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Disruptive Competition Project

655 15th St., NW

Suite 410

Washington, D.C. 20005

Phone: (202) 783-0070
Fax: (202) 783-0534

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Why Disruption Matters

Disruptive innovation, by definition, threatens the status quo and the current sources of economic and political power. This is a good thing: it prevents stagnation and drives economic growth and societal advancement. As cutting-edge political and economic research is beginning to illustrate, a society’s long-term success depends upon its ability to construct political and economic institutions that enable disruptive innovation.

America’s modern economic success has been based on its ability to give innovators the freedom to bring new ideas and products to the market. Our nation’s economic and technical leadership has benefited from a sound and flexible legal system that encourages entrepreneurship and promotes Darwinian, meritocratic competition. Silicon Valley arose in the United States because we had a better legal and economic framework than the rest of the world. Forward looking policy positions, including balanced intellectual property protections and smart intermediary liability laws, gave birth to a business ecosystem that incentivized innovation while also not shielding incumbents from aggressive competition and new ideas. DisCo seeks to preserve and promote the policy foundations that proved so crucial to innovators in Silicon Valley and throughout the United States.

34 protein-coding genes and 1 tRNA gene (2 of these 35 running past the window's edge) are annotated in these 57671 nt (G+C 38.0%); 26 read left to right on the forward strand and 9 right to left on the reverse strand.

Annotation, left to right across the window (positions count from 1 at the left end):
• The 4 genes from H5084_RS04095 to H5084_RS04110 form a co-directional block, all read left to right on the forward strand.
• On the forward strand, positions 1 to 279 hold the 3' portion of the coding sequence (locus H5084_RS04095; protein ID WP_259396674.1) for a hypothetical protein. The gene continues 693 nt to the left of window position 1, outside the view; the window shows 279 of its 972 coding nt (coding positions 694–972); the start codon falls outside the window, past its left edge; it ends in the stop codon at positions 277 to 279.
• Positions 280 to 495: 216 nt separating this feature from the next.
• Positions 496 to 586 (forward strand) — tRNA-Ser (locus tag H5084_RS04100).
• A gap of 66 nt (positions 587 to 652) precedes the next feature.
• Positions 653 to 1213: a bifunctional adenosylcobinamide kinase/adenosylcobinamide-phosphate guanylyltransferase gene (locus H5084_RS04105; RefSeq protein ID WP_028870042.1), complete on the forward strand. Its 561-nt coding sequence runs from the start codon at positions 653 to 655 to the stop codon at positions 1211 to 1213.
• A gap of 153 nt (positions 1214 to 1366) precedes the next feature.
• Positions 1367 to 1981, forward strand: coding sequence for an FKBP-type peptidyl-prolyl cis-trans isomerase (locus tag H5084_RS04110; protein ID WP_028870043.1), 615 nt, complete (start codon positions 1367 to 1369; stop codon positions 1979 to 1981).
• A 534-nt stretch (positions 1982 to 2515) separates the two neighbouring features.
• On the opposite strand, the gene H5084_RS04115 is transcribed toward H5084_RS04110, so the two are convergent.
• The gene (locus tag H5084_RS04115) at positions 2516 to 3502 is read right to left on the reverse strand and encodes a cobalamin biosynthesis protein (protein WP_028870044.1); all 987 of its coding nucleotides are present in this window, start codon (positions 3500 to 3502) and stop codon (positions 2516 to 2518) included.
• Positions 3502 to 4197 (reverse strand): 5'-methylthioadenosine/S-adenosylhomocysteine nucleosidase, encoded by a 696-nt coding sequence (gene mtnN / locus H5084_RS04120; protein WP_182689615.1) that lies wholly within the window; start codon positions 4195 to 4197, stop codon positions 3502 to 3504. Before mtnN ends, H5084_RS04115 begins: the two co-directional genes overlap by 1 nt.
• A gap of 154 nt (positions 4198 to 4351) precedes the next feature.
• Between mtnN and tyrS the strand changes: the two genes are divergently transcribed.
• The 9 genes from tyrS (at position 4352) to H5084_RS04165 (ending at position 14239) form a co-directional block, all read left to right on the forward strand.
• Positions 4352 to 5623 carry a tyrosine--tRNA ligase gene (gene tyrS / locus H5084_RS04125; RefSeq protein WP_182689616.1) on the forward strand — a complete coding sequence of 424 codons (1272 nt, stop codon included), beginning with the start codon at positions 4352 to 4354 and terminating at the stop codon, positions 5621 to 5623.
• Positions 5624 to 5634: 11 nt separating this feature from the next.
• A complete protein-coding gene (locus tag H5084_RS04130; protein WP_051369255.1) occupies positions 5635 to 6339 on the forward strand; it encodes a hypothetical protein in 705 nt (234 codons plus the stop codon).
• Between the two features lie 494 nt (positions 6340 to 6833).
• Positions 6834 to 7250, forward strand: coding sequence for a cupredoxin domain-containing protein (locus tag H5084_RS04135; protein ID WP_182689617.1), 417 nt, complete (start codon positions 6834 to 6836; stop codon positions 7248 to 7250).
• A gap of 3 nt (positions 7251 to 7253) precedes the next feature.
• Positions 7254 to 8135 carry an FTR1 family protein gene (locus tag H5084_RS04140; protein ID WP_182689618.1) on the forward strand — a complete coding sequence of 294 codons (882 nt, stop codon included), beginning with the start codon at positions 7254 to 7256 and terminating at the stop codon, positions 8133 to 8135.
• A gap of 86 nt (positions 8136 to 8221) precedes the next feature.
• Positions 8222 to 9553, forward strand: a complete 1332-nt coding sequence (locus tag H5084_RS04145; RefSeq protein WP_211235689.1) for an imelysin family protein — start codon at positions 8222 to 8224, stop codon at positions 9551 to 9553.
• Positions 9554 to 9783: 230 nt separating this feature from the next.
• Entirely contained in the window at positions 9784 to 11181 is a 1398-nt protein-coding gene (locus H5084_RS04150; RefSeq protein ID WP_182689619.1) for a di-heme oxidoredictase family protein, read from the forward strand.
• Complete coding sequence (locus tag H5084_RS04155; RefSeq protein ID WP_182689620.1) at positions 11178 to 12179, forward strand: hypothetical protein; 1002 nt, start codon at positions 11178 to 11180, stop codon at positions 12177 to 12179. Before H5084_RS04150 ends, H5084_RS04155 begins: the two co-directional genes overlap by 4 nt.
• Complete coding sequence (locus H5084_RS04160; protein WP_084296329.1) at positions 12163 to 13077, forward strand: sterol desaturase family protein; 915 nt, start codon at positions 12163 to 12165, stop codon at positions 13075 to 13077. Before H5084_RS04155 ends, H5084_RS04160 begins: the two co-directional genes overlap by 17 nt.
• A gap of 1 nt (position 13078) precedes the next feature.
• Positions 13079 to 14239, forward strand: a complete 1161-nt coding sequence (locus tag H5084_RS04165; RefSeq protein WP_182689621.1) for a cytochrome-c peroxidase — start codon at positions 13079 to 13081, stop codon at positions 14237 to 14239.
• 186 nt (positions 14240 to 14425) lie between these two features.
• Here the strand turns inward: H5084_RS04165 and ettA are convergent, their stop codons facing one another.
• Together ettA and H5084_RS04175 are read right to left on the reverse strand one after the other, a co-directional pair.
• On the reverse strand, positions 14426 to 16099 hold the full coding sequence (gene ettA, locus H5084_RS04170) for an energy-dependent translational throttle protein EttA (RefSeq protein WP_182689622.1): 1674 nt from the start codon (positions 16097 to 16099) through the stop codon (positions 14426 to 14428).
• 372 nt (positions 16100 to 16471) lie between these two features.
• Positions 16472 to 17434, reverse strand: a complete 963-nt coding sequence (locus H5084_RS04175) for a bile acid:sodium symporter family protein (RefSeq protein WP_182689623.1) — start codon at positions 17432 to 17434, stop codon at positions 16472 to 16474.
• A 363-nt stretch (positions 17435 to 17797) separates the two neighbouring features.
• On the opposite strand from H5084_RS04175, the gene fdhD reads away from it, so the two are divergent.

The rapid pace of Internet-enabled disruption spawns frequent political backlashes by politically active interests faced with disintermediation, obsolescence, or irrelevance. DisCo will push back against interests that aim to curtail change and will champion those disrupting the status quo, whether they be small startups or large enterprises. Disruptive competition is not about the actor, but the act: disruption is good for consumers, good for the economy and essential for America’s competitiveness going forward.

Our team of contributors will explore how technology and the Internet are constantly evolving with new disruptive technologies and business models, how policy makers can embrace them, and the positive impact this will have on consumers, the economy and society as a whole.


Some, if not all of society’s most useful innovations are the byproduct of competition. In fact, although it may sound counterintuitive, innovation often flourishes when an incumbent is threatened by a new entrant because the threat of losing users to the competition drives product improvement. The Internet and the products and companies it has enabled are no exception; companies need to constantly stay on their toes, as the next startup is ready to knock them down with a better product.